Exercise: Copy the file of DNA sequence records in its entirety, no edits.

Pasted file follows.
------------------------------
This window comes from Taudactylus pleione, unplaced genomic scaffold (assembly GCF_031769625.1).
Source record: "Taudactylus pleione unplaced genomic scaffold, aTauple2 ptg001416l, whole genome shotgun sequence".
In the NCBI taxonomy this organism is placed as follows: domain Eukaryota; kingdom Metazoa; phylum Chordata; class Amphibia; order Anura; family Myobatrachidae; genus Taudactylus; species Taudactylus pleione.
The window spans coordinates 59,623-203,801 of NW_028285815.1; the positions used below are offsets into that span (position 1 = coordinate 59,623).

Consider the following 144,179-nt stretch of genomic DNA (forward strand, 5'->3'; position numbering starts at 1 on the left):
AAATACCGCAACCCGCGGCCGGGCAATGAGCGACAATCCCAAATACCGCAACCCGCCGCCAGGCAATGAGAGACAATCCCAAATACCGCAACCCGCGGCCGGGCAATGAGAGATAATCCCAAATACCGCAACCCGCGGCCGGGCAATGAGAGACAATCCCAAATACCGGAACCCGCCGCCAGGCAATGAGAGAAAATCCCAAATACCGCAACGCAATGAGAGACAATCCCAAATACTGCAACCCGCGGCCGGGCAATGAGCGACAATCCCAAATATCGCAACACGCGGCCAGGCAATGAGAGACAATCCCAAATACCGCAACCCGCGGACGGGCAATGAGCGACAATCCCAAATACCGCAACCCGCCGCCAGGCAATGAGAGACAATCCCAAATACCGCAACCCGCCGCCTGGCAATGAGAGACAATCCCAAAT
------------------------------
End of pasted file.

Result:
This window comes from Taudactylus pleione, unplaced genomic scaffold (assembly GCF_031769625.1).
Source record: "Taudactylus pleione unplaced genomic scaffold, aTauple2 ptg001416l, whole genome shotgun sequence".
In the NCBI taxonomy this organism is placed as follows: domain Eukaryota; kingdom Metazoa; phylum Chordata; class Amphibia; order Anura; family Myobatrachidae; genus Taudactylus; species Taudactylus pleione.
The window spans coordinates 59,623-203,801 of NW_028285815.1; the positions used below are offsets into that span (position 1 = coordinate 59,623).

Consider the following 144,179-nt stretch of genomic DNA (forward strand, 5'->3'; position numbering starts at 1 on the left):
AAATACCGCAACCCGCGGCCGGGCAATGAGCGACAATCCCAAATACCGCAACCCGCCGCCAGGCAATGAGAGACAATCCCAAATACCGCAACCCGCGGCCGGGCAATGAGAGATAATCCCAAATACCGCAACCCGCGGCCGGGCAATGAGAGACAATCCCAAATACCGGAACCCGCCGCCAGGCAATGAGAGAAAATCCCAAATACCGCAACGCAATGAGAGACAATCCCAAATACTGCAACCCGCGGCCGGGCAATGAGCGACAATCCCAAATATCGCAACACGCGGCCAGGCAATGAGAGACAATCCCAAATACCGCAACCCGCGGACGGGCAATGAGCGACAATCCCAAATACCGCAACCCGCCGCCAGGCAATGAGAGACAATCCCAAATACCGCAACCCGCCGCCTGGCAATGAGAGACAATCCCAAAT